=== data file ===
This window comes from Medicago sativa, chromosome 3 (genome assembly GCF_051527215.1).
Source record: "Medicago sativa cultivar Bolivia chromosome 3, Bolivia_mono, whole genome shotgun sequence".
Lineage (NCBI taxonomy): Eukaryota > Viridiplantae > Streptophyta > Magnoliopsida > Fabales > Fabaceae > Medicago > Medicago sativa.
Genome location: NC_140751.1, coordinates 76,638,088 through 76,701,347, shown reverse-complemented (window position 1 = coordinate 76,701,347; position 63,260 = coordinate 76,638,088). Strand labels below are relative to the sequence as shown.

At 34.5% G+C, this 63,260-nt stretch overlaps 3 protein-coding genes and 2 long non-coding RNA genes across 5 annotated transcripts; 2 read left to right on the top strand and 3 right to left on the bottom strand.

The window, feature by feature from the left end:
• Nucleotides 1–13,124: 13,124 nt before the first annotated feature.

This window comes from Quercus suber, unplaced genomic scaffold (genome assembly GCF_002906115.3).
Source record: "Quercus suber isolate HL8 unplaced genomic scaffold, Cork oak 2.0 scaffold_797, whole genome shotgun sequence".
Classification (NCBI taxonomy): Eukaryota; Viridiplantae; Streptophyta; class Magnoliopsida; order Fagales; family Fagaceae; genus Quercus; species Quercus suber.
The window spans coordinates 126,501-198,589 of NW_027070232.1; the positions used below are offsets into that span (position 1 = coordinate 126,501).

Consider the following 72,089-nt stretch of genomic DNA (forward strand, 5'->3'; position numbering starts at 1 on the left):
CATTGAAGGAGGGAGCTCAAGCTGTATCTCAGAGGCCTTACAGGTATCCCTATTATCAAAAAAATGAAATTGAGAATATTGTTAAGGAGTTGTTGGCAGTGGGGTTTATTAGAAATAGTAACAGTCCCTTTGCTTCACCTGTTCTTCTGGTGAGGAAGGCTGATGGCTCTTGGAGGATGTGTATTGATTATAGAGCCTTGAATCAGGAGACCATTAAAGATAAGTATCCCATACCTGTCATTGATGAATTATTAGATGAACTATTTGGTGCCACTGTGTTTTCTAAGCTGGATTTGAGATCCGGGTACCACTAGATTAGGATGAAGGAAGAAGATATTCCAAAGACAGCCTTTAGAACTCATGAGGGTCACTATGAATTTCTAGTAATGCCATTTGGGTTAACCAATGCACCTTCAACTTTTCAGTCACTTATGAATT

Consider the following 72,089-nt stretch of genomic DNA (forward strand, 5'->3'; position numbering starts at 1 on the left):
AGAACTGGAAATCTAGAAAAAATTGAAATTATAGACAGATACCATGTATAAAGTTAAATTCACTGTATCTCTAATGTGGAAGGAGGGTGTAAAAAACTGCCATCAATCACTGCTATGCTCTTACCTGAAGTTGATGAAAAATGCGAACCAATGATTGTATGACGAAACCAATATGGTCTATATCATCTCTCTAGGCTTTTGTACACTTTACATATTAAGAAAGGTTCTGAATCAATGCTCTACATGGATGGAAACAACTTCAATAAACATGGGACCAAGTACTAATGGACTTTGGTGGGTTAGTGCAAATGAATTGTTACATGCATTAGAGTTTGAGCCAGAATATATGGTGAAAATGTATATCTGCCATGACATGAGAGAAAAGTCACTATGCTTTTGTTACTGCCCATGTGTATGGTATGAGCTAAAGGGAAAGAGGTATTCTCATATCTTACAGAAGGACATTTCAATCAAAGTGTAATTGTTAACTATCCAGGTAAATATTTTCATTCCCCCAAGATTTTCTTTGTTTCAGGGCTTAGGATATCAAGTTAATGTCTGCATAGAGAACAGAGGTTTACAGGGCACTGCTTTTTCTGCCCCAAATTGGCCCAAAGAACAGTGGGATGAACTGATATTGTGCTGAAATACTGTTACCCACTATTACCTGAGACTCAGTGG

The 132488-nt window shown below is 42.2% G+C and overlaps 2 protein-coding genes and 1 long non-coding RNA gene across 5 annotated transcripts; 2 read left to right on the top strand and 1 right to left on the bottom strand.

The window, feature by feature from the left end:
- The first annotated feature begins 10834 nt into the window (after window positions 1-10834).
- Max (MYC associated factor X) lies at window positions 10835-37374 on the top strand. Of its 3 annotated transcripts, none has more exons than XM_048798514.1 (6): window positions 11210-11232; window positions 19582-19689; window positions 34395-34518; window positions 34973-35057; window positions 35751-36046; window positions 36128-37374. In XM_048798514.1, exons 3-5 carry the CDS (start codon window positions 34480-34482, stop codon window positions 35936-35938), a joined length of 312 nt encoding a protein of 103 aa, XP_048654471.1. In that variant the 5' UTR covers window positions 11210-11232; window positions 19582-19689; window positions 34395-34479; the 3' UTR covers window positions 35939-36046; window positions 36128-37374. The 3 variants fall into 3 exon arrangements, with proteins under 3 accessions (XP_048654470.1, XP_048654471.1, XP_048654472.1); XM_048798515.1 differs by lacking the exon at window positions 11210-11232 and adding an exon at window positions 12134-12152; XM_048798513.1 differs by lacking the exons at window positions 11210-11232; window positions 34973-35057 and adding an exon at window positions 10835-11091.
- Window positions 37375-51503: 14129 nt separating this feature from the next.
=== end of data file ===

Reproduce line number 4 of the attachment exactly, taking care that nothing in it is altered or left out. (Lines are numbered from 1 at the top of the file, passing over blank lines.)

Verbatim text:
Genome location: NC_140751.1, coordinates 76,638,088 through 76,701,347, shown reverse-complemented (window position 1 = coordinate 76,701,347; position 63,260 = coordinate 76,638,088). Strand labels below are relative to the sequence as shown.